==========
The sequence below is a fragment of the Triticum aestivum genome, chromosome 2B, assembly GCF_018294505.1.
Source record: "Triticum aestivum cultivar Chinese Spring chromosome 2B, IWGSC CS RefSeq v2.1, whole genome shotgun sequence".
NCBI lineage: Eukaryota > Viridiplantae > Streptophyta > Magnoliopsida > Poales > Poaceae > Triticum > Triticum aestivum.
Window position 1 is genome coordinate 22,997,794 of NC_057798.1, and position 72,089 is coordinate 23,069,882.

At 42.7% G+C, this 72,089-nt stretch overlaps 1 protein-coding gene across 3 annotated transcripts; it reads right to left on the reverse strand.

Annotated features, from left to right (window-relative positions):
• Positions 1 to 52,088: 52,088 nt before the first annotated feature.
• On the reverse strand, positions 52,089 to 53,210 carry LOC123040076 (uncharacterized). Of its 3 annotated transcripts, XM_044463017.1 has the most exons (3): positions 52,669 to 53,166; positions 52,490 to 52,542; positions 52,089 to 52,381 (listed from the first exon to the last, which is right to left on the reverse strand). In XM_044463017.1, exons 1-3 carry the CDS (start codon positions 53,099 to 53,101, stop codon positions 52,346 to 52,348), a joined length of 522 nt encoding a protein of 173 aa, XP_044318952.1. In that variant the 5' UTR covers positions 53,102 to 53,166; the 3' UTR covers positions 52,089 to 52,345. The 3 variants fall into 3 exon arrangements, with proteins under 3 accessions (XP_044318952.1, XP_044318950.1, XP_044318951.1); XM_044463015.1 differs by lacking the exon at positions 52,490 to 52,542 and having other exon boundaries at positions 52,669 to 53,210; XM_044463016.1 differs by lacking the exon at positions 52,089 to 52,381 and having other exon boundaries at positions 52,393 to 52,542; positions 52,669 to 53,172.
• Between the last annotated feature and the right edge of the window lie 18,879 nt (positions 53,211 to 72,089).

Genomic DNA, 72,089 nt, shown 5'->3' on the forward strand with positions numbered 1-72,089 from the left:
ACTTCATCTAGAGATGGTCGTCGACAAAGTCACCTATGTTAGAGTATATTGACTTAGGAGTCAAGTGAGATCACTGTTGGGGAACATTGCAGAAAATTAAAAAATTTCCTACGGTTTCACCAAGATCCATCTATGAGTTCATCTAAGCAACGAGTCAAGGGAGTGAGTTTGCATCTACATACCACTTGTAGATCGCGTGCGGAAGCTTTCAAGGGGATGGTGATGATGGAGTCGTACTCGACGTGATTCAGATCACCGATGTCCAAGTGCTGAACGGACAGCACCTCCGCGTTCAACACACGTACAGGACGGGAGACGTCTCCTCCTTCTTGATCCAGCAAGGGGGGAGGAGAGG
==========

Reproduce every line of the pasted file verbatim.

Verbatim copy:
The sequence below is a fragment of the Triticum aestivum genome, chromosome 2B, assembly GCF_018294505.1.
Source record: "Triticum aestivum cultivar Chinese Spring chromosome 2B, IWGSC CS RefSeq v2.1, whole genome shotgun sequence".
NCBI lineage: Eukaryota > Viridiplantae > Streptophyta > Magnoliopsida > Poales > Poaceae > Triticum > Triticum aestivum.
Window position 1 is genome coordinate 22,997,794 of NC_057798.1, and position 72,089 is coordinate 23,069,882.

At 42.7% G+C, this 72,089-nt stretch overlaps 1 protein-coding gene across 3 annotated transcripts; it reads right to left on the reverse strand.

Annotated features, from left to right (window-relative positions):
• Positions 1 to 52,088: 52,088 nt before the first annotated feature.
• On the reverse strand, positions 52,089 to 53,210 carry LOC123040076 (uncharacterized). Of its 3 annotated transcripts, XM_044463017.1 has the most exons (3): positions 52,669 to 53,166; positions 52,490 to 52,542; positions 52,089 to 52,381 (listed from the first exon to the last, which is right to left on the reverse strand). In XM_044463017.1, exons 1-3 carry the CDS (start codon positions 53,099 to 53,101, stop codon positions 52,346 to 52,348), a joined length of 522 nt encoding a protein of 173 aa, XP_044318952.1. In that variant the 5' UTR covers positions 53,102 to 53,166; the 3' UTR covers positions 52,089 to 52,345. The 3 variants fall into 3 exon arrangements, with proteins under 3 accessions (XP_044318952.1, XP_044318950.1, XP_044318951.1); XM_044463015.1 differs by lacking the exon at positions 52,490 to 52,542 and having other exon boundaries at positions 52,669 to 53,210; XM_044463016.1 differs by lacking the exon at positions 52,089 to 52,381 and having other exon boundaries at positions 52,393 to 52,542; positions 52,669 to 53,172.
• Between the last annotated feature and the right edge of the window lie 18,879 nt (positions 53,211 to 72,089).

Genomic DNA, 72,089 nt, shown 5'->3' on the forward strand with positions numbered 1-72,089 from the left:
ACTTCATCTAGAGATGGTCGTCGACAAAGTCACCTATGTTAGAGTATATTGACTTAGGAGTCAAGTGAGATCACTGTTGGGGAACATTGCAGAAAATTAAAAAATTTCCTACGGTTTCACCAAGATCCATCTATGAGTTCATCTAAGCAACGAGTCAAGGGAGTGAGTTTGCATCTACATACCACTTGTAGATCGCGTGCGGAAGCTTTCAAGGGGATGGTGATGATGGAGTCGTACTCGACGTGATTCAGATCACCGATGTCCAAGTGCTGAACGGACAGCACCTCCGCGTTCAACACACGTACAGGACGGGAGACGTCTCCTCCTTCTTGATCCAGCAAGGGGGGAGGAGAGG